Industry News

New CMS Nursing Facility Minimum Staffing Standards

Richard P. Kusserow | September 2023

Key Points:

  • For the first time, it would set national minimum nursing staffing
  • High turnover has resulted in only 25% meeting current staffing standards
  • Most are unlikely to meet the new standards
  • OIG and CMS are also returning to pre-COVID enforcement levels
  • Effective compliance program standards continue as another challenge

On September 2nd, CMS proposed that nursing homes participating in Medicare and Medicaid must meet new specific nurse staffing levels that promote safe, high-quality care for residents. Nursing homes would be required to provide for the first time national minimum nurse staffing. It also mandates providing residents with a minimum of 0.55 hours of care from a registered nurse per resident per day and 2.45 hours of care from a nurse aide per resident per day. Also required would be to ensure a registered nurse is on-site 24/7. Meeting these standards will prove to be a major challenge as nursing facilities are already plagued with staffing shortages because of extremely high turnover rates. Staffing has long been a challenge for the post-acute and long-term care sector even before the COVID-19 pandemic. A recent study found that the median staff turnover rate at 15,000 nursing home facilities in the U.S. was nearly 100%. Facilities with the lowest one-star rating from CMS had a median turnover of 135.3%, while the best five-star facilities had a turnover of 76.7%. The pandemic further added to this problem. As a result of the difficulty in hiring and retaining staff, it has been recently reported that only roughly one in four (26.8%) nursing homes met the current essential total care staff threshold. In a September 2023 Report, the OIG estimated that 62% of nursing homes reported challenges regarding staffing.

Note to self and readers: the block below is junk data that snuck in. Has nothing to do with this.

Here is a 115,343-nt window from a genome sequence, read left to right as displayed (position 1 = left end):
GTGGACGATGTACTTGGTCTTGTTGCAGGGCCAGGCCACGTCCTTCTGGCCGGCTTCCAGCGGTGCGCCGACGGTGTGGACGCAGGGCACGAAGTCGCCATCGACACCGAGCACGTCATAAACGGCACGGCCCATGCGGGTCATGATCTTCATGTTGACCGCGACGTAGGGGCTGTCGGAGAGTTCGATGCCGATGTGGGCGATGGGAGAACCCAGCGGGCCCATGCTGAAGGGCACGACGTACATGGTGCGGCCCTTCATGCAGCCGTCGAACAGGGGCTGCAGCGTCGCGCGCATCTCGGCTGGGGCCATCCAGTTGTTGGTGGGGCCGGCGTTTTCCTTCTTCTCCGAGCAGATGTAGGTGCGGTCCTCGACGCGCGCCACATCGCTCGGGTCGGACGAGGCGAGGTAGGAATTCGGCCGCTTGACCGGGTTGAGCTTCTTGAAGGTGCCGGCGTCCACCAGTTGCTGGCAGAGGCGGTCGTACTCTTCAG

Nursing homes have voiced their frustration at the widespread difficulty in finding workers willing to fill existing certified nursing assistant jobs, which are often grueling and pay less than what workers can make in other settings that provide better conditions, such as hospitals. Under the new guidelines, it can be reasonably expected that most nursing homes would fail to meet these standards.

CMS and the OIG also  announced  an increase in nursing home staffing audits and improved nursing home inspections to ensure cited deficiencies receive the appropriate consequence. This is in addition to the enforcement of effective compliance programs mandated under the Affordable Care Act. For smaller nursing facilities, instead of hiring a Compliance/Privacy Officer, there is the option of using part-time compliance experts

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About the Author

Richard P. Kusserow established Strategic Management Services, LLC, after retiring from being the DHHS Inspector General, and has assisted over 2,000 health care organizations and entities in developing, implementing and assessing compliance programs.